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White Noise (2022) is in-tune with humanities biggest fears | Review

From the outside it appears to be a fast paced, action packed comedy with a sinister twist. When in actuality, White Noise (2022) is a subdued dark comedy with a few moments of dread. Tonally bipolar and consistently stylised this movie throws its audience into the thick of it and often leaves us thinking, what’s happening? Their cosy lives and suburban neighbourhood are flipped upside down by an airborne toxic event but this physical happening encourages the characters to conquer their deepest inescapable fear- death. White Noise (2022) juggles the universal impossibility of suppressing the fear of our mortality—try as we might with the distractions of consumerism, family life, and mass media this film subdues all the ‘noise’ and focuses on reality, the now.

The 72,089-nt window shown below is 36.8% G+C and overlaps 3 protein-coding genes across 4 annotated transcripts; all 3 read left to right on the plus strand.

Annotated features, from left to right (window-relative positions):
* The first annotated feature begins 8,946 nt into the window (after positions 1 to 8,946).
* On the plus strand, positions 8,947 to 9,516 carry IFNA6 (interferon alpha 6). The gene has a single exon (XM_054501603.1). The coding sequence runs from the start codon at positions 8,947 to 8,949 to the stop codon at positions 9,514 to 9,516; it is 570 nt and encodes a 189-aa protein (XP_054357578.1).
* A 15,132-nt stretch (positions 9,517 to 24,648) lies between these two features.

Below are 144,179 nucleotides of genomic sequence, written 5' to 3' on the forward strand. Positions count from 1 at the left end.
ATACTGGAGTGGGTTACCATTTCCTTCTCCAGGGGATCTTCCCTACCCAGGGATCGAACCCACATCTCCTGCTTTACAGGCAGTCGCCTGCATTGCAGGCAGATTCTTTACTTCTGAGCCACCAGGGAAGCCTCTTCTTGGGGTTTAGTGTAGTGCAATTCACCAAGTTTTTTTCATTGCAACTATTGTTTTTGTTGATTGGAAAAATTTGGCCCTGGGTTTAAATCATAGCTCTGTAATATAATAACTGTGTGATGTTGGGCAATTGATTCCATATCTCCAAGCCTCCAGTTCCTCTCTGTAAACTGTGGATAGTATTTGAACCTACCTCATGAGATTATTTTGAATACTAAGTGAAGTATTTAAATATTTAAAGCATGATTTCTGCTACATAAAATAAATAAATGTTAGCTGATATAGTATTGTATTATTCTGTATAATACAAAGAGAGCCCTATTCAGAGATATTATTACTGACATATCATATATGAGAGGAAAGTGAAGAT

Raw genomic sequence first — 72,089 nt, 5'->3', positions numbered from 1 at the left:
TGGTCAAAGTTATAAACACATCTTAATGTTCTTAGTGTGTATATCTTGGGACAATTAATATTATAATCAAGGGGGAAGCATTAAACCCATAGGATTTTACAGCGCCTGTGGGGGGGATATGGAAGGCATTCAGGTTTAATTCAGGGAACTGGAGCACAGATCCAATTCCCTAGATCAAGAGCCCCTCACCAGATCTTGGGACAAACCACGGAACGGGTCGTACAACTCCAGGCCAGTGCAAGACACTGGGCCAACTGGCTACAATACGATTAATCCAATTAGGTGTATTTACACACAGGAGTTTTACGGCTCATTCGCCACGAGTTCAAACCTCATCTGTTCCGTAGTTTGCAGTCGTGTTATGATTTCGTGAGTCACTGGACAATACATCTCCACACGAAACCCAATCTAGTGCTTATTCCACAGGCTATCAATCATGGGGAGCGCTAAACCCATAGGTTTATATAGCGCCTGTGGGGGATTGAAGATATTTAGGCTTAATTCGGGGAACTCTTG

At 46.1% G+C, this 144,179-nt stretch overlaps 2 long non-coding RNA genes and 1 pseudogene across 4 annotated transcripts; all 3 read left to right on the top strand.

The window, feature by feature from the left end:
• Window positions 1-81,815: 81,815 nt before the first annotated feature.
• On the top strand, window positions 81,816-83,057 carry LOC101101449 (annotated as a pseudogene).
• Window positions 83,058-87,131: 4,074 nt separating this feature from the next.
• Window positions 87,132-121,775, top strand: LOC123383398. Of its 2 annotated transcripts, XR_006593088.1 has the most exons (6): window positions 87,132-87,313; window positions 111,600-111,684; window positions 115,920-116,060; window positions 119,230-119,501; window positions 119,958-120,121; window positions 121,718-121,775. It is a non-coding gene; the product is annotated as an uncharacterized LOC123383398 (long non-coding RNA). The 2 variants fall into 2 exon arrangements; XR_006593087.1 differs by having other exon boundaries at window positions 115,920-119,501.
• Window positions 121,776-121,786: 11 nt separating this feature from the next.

White Noise (2022) is a poetic feature, it appears to be a wild ride but it’s far from it. It’s a slow venture, a tedious journey to realisation and acceptance. The airborne toxic cloud is just a distraction, a catalyst for the inevitable. The movie is hard hitting, when you peel away the layers, at its core this film is an emotional, raw and poetic storytelling of human nature and life- although I thoroughly enjoyed the undertones and subliminal messages, it wasn’t at all what I was expecting. I was intrigued by the juxtaposition of comedy and tragedy, I was excited to watch the ending unfold but sadly I wasn’t quite given the comedic approach I was promised from the outside. Adam Driver did a brilliant job along side Greta Gerwig, the two carried the film and brought some genuinely likeable and memorable performances. Overall, White Noise (2022) isn’t a film for the masses, it displays so much more under the surface. This film will make you laugh, it’ll make you uncomfortable and it’ll make you question life itself.

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